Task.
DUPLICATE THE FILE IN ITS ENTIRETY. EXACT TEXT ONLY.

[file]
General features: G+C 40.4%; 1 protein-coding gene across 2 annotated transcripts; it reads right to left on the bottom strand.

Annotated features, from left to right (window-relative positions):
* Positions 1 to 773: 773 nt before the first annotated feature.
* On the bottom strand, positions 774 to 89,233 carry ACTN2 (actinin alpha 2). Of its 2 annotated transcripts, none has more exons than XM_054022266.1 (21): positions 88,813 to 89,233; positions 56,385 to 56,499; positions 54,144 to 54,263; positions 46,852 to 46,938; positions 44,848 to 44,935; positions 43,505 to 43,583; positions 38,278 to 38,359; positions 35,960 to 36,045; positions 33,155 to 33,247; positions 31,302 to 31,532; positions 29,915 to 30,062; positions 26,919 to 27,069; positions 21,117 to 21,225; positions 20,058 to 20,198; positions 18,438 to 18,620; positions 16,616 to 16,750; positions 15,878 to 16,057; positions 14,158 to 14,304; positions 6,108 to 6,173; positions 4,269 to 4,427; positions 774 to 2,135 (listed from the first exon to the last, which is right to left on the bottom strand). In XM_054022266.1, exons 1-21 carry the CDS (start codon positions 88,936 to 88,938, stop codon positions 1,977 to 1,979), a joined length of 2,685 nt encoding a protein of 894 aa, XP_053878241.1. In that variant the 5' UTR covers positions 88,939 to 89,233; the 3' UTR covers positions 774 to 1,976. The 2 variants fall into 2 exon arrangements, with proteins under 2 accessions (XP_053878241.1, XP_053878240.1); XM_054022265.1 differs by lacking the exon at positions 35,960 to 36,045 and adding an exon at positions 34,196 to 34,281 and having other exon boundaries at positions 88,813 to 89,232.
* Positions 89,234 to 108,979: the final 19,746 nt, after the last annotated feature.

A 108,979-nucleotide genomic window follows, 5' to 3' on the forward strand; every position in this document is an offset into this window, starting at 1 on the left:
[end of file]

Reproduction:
General features: G+C 40.4%; 1 protein-coding gene across 2 annotated transcripts; it reads right to left on the bottom strand.

Annotated features, from left to right (window-relative positions):
* Positions 1 to 773: 773 nt before the first annotated feature.
* On the bottom strand, positions 774 to 89,233 carry ACTN2 (actinin alpha 2). Of its 2 annotated transcripts, none has more exons than XM_054022266.1 (21): positions 88,813 to 89,233; positions 56,385 to 56,499; positions 54,144 to 54,263; positions 46,852 to 46,938; positions 44,848 to 44,935; positions 43,505 to 43,583; positions 38,278 to 38,359; positions 35,960 to 36,045; positions 33,155 to 33,247; positions 31,302 to 31,532; positions 29,915 to 30,062; positions 26,919 to 27,069; positions 21,117 to 21,225; positions 20,058 to 20,198; positions 18,438 to 18,620; positions 16,616 to 16,750; positions 15,878 to 16,057; positions 14,158 to 14,304; positions 6,108 to 6,173; positions 4,269 to 4,427; positions 774 to 2,135 (listed from the first exon to the last, which is right to left on the bottom strand). In XM_054022266.1, exons 1-21 carry the CDS (start codon positions 88,936 to 88,938, stop codon positions 1,977 to 1,979), a joined length of 2,685 nt encoding a protein of 894 aa, XP_053878241.1. In that variant the 5' UTR covers positions 88,939 to 89,233; the 3' UTR covers positions 774 to 1,976. The 2 variants fall into 2 exon arrangements, with proteins under 2 accessions (XP_053878241.1, XP_053878240.1); XM_054022265.1 differs by lacking the exon at positions 35,960 to 36,045 and adding an exon at positions 34,196 to 34,281 and having other exon boundaries at positions 88,813 to 89,232.
* Positions 89,234 to 108,979: the final 19,746 nt, after the last annotated feature.

A 108,979-nucleotide genomic window follows, 5' to 3' on the forward strand; every position in this document is an offset into this window, starting at 1 on the left: